This past week, Harlem’s creative history made major news, while it’s creative future opened doors for more artists to come.
We learned a little bit of art history with a report from The New York Times that murals originally commissioned by the Works Progress Administration for Harlem Hospital Center in 1936 will be fully restored for all to enjoy. Apparently, the works were created by African American artists through the WPA’s Federal Arts Project and were probably the first commissions awarded to African Americans. The works had deteriorated over the years, and were rediscovered during renovations at the hospital. We’ll get to see them in their own gallery in the hospital and on enlarged digital images on the hospital’s façade. We’re excited to enjoy this amazing art.
The Times also reported that a new novel of the Harlem Renaissance was found. A Columbia graduate student and his adviser discovered the work, and had it authenticated. It turned out to be an unknown manuscript of a 1941 novel by Claude McKay, a leading Harlem Renaissance writer and author of the first novel by a black American to become a best seller for his 1928 novel, “Home to Harlem.” The book will be published and and is sure to breathe new life into Harlem Renaissance interest. We love that!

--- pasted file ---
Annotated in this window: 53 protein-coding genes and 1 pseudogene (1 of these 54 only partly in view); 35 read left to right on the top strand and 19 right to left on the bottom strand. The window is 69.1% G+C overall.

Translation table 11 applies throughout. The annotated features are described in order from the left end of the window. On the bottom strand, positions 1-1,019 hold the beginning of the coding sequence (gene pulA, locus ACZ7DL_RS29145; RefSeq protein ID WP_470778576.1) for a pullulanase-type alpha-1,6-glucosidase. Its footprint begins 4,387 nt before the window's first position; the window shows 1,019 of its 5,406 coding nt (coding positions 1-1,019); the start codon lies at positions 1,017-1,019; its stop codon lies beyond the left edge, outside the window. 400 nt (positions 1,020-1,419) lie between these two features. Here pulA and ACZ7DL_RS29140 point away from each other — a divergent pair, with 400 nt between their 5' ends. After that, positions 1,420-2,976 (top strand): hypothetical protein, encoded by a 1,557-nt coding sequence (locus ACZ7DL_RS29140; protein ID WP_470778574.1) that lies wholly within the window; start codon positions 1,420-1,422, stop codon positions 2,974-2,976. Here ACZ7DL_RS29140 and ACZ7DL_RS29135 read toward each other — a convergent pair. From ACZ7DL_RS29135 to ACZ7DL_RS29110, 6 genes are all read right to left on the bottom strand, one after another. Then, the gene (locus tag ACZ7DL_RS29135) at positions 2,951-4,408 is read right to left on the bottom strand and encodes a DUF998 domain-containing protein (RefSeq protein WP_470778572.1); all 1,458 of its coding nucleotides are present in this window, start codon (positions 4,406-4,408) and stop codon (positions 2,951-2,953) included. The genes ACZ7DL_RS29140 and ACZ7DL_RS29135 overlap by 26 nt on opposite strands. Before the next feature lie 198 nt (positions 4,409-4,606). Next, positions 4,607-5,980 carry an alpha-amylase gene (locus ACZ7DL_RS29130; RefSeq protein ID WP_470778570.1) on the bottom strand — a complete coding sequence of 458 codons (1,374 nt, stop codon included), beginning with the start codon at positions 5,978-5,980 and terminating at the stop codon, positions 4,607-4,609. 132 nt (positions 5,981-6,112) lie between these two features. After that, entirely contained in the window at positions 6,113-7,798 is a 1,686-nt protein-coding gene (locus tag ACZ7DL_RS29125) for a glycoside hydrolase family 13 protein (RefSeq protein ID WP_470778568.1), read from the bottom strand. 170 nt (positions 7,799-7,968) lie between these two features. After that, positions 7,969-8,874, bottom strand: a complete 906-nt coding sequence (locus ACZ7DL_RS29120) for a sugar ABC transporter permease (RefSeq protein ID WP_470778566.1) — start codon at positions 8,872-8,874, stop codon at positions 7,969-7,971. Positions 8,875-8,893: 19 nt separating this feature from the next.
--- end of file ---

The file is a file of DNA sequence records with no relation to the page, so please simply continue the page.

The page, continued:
Finally, the Harlem Fashion Row celebrated its 5th year this fashion week with a runway show at the Jazz at the Lincoln Center home in Columbus Center. For the first time, the group held a panel of judges that included the likes of Fern Malis, the originator of the Bryant Park tents, to select 4 designers who ultimately showed their wares to a celebrity filled room of fashionistas. We’ve been great fans of this group and have posted on them in the past. Fashion, Harlem, fabulous. Keep up the good work and we look forward to more great things to come.